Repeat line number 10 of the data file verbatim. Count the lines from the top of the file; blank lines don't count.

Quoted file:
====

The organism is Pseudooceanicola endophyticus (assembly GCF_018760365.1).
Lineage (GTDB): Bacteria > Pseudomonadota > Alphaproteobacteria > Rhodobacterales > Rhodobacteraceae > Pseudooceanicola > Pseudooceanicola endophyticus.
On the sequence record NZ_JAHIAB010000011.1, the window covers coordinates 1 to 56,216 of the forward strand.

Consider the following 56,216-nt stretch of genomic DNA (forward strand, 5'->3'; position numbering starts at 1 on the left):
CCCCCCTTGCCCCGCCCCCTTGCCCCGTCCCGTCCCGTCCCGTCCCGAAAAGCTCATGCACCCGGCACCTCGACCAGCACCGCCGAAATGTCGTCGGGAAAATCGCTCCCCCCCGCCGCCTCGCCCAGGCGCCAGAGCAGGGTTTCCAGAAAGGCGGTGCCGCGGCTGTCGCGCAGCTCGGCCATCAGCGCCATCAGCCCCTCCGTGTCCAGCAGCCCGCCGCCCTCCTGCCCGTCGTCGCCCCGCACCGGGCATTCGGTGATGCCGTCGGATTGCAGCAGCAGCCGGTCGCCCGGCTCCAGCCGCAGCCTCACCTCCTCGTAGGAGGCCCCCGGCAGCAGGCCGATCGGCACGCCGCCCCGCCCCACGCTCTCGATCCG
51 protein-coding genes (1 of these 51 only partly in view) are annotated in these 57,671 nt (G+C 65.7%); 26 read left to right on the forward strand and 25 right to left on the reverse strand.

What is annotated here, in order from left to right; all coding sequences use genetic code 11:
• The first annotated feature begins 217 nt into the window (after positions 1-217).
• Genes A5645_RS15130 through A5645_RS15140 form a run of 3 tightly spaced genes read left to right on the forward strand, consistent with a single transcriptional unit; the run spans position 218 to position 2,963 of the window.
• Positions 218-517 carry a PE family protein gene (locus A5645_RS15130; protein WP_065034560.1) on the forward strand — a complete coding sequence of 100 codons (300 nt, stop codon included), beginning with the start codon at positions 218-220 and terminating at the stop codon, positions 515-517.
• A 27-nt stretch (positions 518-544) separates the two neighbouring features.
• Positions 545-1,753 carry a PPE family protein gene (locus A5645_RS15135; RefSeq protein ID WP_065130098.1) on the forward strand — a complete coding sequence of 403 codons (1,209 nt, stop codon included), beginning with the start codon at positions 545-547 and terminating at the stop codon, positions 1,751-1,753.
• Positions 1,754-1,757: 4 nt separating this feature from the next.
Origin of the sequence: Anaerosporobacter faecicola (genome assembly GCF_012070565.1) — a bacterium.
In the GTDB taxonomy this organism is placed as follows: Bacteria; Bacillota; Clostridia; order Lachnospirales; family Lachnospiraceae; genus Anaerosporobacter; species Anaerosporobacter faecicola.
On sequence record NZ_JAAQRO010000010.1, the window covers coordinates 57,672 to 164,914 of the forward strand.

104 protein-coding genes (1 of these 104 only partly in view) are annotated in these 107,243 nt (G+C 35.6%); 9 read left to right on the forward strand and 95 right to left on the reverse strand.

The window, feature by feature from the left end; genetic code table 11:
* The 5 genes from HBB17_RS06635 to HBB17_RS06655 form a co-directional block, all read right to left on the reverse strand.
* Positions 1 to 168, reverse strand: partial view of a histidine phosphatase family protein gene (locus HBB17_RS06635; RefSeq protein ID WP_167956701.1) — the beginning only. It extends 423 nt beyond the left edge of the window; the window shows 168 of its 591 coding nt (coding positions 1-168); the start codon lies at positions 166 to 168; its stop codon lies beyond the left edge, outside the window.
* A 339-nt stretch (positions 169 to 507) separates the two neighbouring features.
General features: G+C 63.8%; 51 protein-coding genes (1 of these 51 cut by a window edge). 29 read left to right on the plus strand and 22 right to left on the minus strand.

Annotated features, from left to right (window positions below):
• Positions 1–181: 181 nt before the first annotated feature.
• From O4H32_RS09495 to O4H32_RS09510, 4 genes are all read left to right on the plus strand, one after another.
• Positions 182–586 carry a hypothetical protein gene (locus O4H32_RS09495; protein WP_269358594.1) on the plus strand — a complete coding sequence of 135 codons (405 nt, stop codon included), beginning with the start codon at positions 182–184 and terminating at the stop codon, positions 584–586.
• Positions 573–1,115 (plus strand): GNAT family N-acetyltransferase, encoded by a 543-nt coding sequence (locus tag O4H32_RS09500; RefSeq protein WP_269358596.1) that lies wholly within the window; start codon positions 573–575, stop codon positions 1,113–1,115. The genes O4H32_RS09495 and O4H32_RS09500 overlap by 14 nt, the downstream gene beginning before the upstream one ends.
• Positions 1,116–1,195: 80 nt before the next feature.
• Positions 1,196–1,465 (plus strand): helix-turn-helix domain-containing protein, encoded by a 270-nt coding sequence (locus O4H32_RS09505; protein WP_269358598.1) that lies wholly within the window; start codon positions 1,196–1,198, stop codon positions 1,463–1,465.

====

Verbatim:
• Positions 218-517 carry a PE family protein gene (locus A5645_RS15130; protein WP_065034560.1) on the forward strand — a complete coding sequence of 100 codons (300 nt, stop codon included), beginning with the start codon at positions 218-220 and terminating at the stop codon, positions 515-517.